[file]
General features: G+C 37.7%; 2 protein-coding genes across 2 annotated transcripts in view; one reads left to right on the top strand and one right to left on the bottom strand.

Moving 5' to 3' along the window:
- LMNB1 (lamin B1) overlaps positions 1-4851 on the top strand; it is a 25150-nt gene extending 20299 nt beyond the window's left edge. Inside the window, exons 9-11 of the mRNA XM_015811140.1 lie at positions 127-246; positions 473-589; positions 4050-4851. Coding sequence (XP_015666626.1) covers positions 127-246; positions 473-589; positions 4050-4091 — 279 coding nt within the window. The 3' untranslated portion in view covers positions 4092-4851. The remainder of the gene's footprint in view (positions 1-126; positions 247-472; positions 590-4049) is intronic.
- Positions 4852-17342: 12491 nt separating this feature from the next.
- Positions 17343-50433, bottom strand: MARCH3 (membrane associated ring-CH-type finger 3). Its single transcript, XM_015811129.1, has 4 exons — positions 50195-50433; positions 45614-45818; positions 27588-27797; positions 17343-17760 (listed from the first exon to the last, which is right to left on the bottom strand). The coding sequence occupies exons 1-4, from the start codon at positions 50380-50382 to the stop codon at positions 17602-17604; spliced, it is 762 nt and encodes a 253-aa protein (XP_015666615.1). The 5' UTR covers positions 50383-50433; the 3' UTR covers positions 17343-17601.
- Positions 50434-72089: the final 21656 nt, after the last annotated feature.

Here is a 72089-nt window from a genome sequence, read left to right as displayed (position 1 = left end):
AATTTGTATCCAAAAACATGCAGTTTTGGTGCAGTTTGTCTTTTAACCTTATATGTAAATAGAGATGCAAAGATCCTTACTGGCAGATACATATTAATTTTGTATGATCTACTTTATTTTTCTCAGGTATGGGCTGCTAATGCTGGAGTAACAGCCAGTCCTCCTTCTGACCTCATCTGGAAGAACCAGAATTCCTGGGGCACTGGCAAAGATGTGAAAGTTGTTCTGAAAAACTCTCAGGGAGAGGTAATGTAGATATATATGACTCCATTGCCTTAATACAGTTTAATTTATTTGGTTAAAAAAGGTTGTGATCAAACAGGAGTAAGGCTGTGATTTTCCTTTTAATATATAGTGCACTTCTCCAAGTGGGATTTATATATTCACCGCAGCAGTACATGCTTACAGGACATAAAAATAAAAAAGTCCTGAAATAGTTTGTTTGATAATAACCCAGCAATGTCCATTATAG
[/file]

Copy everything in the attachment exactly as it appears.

General features: G+C 37.7%; 2 protein-coding genes across 2 annotated transcripts in view; one reads left to right on the top strand and one right to left on the bottom strand.

Moving 5' to 3' along the window:
- LMNB1 (lamin B1) overlaps positions 1-4851 on the top strand; it is a 25150-nt gene extending 20299 nt beyond the window's left edge. Inside the window, exons 9-11 of the mRNA XM_015811140.1 lie at positions 127-246; positions 473-589; positions 4050-4851. Coding sequence (XP_015666626.1) covers positions 127-246; positions 473-589; positions 4050-4091 — 279 coding nt within the window. The 3' untranslated portion in view covers positions 4092-4851. The remainder of the gene's footprint in view (positions 1-126; positions 247-472; positions 590-4049) is intronic.
- Positions 4852-17342: 12491 nt separating this feature from the next.
- Positions 17343-50433, bottom strand: MARCH3 (membrane associated ring-CH-type finger 3). Its single transcript, XM_015811129.1, has 4 exons — positions 50195-50433; positions 45614-45818; positions 27588-27797; positions 17343-17760 (listed from the first exon to the last, which is right to left on the bottom strand). The coding sequence occupies exons 1-4, from the start codon at positions 50380-50382 to the stop codon at positions 17602-17604; spliced, it is 762 nt and encodes a 253-aa protein (XP_015666615.1). The 5' UTR covers positions 50383-50433; the 3' UTR covers positions 17343-17601.
- Positions 50434-72089: the final 21656 nt, after the last annotated feature.

Here is a 72089-nt window from a genome sequence, read left to right as displayed (position 1 = left end):
AATTTGTATCCAAAAACATGCAGTTTTGGTGCAGTTTGTCTTTTAACCTTATATGTAAATAGAGATGCAAAGATCCTTACTGGCAGATACATATTAATTTTGTATGATCTACTTTATTTTTCTCAGGTATGGGCTGCTAATGCTGGAGTAACAGCCAGTCCTCCTTCTGACCTCATCTGGAAGAACCAGAATTCCTGGGGCACTGGCAAAGATGTGAAAGTTGTTCTGAAAAACTCTCAGGGAGAGGTAATGTAGATATATATGACTCCATTGCCTTAATACAGTTTAATTTATTTGGTTAAAAAAGGTTGTGATCAAACAGGAGTAAGGCTGTGATTTTCCTTTTAATATATAGTGCACTTCTCCAAGTGGGATTTATATATTCACCGCAGCAGTACATGCTTACAGGACATAAAAATAAAAAAGTCCTGAAATAGTTTGTTTGATAATAACCCAGCAATGTCCATTATAG